Despite the carnivorous name, Venus Flytraps are more plant than animal. A Venus Flytrap has specific dietary requirements that do not involve meat meant for human consumption. The Venus Flytraps’ primary energy source is not from eating bugs, such as in animals, but from the soil and water like most plants. The insects are a means of survival by getting nutrients not available to them from the earth.
A Venus Flytrap does not eat meat as part of its regular diet. The Venus Flytrap prefers insects such as ants, rich in lipids and glycogen. The protein strands present in insects are not the energy source for the Venus Flytrap to survive in its harsh environment.
Despite popular belief that a carnivorous plant such as the Venus Flytrap can eat animal meat; It is not valid. A Venus Flytrap will most definitely turn black if you place a piece of hamburger meat inside of its trap.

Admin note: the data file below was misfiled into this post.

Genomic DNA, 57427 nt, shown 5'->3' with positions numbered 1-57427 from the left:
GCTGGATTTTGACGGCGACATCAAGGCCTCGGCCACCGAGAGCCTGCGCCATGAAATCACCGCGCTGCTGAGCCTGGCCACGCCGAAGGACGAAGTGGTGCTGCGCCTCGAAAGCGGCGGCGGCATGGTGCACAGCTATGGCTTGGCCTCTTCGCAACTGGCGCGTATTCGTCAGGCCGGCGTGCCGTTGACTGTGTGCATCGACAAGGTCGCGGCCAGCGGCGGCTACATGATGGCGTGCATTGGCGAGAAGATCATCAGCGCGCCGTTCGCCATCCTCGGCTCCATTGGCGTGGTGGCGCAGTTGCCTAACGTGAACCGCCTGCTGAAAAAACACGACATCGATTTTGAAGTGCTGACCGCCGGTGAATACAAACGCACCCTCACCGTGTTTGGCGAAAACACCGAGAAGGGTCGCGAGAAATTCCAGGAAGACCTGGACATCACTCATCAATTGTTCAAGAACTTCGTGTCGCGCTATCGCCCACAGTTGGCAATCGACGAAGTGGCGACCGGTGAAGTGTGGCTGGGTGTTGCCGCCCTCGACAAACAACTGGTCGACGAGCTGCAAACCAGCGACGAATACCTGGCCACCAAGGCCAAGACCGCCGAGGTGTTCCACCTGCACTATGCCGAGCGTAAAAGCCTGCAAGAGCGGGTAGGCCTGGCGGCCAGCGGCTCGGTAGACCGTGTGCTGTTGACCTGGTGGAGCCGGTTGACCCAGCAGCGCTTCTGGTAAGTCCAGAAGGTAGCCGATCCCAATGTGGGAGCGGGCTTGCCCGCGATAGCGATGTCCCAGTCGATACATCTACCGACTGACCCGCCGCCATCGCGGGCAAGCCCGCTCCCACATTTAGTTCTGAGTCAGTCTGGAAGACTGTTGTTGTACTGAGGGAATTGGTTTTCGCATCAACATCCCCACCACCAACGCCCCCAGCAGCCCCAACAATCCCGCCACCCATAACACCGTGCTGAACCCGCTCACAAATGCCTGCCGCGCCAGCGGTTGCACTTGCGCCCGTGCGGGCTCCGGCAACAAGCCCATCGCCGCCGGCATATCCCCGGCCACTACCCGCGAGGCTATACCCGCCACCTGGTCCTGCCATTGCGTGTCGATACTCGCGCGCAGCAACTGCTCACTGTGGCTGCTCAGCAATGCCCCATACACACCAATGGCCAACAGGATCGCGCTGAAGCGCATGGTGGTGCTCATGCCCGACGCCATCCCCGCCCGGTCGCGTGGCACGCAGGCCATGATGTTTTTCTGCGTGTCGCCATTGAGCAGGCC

What Does a Venus Flytrap Eat Regularly?
Venus Flytraps eat insects, spiders, and other bugs. Venus Flytraps have an extra step in getting the nutrients that they need to survive. One insect can provide the nutrients required for the plant to stay full for months. Most of the nutrients the Flytrap needs are collected from the soil and sunlight.
A Venus Flytrap dissolves its prey in a few days, leaving nothing behind. A well-fed Venus Flytrap will use one trap per week. The insects’ value to the Venus Flytrap rests in most insects’ high nitrogen and phosphorus levels. Ants are the most loved choice by Venus Flytraps specifically for this reason.
The insect’s fat cellular makeup is comprised of Trophocytes. In layman’s terms, it is a lot of lipids and glycogen with protein. When the trap door closes airtight, the digestive juices start filling in the sack of the Venus Flytrap, turning it into an external stomach.
The digestive enzymes that the Venus Flytrap produces are not formulated to digest complex proteins such as animal muscle and fat. Instead, the enzymes help the plant break down the chitin and blood of the insect to absorb the nitrogen and phosphorus molecules from the insect.
Here is a list of common bugs that your Venus Flytrap can and will eat.
- Other random insects that are flying around your ecosystem
How Does the Venus Flytrap Digest Its Prey?